Once described by the famous traveller, Henry Swinburne as a villainous ugly town, we’re not so sure his 1775 verdict still stands true today. The town which has some very strong Catalan routes could just as easily be found in Spain and the mixture of French and Catalan cultures and routes makes it an interesting place to visit. Home to thousands of Spanish refugees who fled here after their own civil war ended, the town is just over the mountains fromSpainand is also the home of many Algerian settlers.
Perpignanmay not have a great deal to offer the tourist within, but it’s as a base to explore the Cote Vermeille coast and thePyreneesmountains that it finds itself on our list. Inside the town are a few historical points of interest, including the Cathar castles, and one thing in the towns favour is the way they have tried to make it accessible. Every single historical site has a sign in Catalan, French and English explaining the history and significance of the site, making it an enjoyable and educational town to wander around.
Perpignanis used primarily as a base for people, who tend to hire a car and explore, and the easiest way to reach the town is to fly. RyanAir run a daily flight to the airport which is just a few miles out of town from Stansted, and Flybe run flights fromBirminghamand Southampton, with BMI Baby running flights fromManchester.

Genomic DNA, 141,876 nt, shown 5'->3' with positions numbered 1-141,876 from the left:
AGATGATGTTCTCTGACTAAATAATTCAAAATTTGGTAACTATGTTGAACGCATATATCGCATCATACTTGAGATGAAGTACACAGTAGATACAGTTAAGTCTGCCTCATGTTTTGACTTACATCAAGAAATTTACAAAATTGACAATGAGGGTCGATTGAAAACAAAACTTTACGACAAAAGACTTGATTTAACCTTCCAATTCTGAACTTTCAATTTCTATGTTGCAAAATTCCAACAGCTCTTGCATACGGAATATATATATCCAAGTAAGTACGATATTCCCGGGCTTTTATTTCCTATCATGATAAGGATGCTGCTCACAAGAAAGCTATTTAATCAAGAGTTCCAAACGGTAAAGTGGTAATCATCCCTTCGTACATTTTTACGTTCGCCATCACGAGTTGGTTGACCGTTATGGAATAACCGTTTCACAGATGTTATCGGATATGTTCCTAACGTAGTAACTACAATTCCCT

You can also get the train fromParisbut it will take about 5 hours, or fromBarcelona, which takes about 3.
Things to do when you hire a car in Perpignan
Palais des Rois de Majorque
Sitting on top of a small mound in the centre of the town is the 11th century palace which still stands to this day. Built in 1276 the castle was built for the ruler of thePerpignan kingdom, which was once a powerful medieval power. Originally the palace was surrounded by olive groves but the need for defensive walls meant the palace was enclosed, and the groves and hunting reserve lost. If you choose to climb the Tower l’Hommage you can enjoy views of the entire city.
A museum documenting the vast Catalan andRoussillonheritage of the town, you can explore the way the two cultures integrated, or their failure too at times. The museum is located in a former prison, and is the last remaining evidence of the town walls that surrounded the town until 100 years ago. The rooftop terrace is another great place to look out over the city.
The cathedral in the town was originally started in 1324, but was one of the longest building projects in history, finally beinf completed in 1509. The cathedral stands out with a huge bell cage at the top of the tower, and inside you’ll notice a particularly Catalan feel as the influences of the visiting Spaniards influenced the church.